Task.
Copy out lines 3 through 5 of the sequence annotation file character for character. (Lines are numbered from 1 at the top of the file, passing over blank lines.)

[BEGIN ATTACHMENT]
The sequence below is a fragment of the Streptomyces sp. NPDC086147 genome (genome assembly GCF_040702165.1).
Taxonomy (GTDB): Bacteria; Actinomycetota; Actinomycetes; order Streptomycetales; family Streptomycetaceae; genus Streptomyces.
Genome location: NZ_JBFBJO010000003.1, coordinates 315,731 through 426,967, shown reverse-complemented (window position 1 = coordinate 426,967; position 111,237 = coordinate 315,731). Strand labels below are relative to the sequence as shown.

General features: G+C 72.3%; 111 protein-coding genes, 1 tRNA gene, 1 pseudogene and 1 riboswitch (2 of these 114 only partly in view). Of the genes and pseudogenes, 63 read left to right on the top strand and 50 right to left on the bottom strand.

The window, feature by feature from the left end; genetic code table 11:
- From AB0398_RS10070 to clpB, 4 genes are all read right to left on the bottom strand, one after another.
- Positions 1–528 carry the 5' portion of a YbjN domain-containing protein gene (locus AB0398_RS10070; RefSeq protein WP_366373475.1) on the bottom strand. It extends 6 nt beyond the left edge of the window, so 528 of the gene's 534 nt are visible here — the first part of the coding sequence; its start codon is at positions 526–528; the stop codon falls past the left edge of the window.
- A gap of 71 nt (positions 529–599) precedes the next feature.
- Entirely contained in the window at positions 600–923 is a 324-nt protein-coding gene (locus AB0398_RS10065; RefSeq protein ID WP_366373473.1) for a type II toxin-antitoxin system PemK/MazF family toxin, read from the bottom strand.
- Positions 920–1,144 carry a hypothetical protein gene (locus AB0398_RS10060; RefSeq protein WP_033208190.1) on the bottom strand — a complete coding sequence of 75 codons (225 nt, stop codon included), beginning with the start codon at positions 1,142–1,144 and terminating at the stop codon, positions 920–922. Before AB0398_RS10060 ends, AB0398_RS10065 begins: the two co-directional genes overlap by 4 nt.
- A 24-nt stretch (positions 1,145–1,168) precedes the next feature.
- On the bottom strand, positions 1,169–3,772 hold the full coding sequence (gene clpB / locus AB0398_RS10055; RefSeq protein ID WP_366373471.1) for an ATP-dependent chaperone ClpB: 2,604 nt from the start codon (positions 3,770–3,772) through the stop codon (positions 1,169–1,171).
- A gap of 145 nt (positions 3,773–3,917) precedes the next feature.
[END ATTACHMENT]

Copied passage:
Genome location: NZ_JBFBJO010000003.1, coordinates 315,731 through 426,967, shown reverse-complemented (window position 1 = coordinate 426,967; position 111,237 = coordinate 315,731). Strand labels below are relative to the sequence as shown.

General features: G+C 72.3%; 111 protein-coding genes, 1 tRNA gene, 1 pseudogene and 1 riboswitch (2 of these 114 only partly in view). Of the genes and pseudogenes, 63 read left to right on the top strand and 50 right to left on the bottom strand.

The window, feature by feature from the left end; genetic code table 11: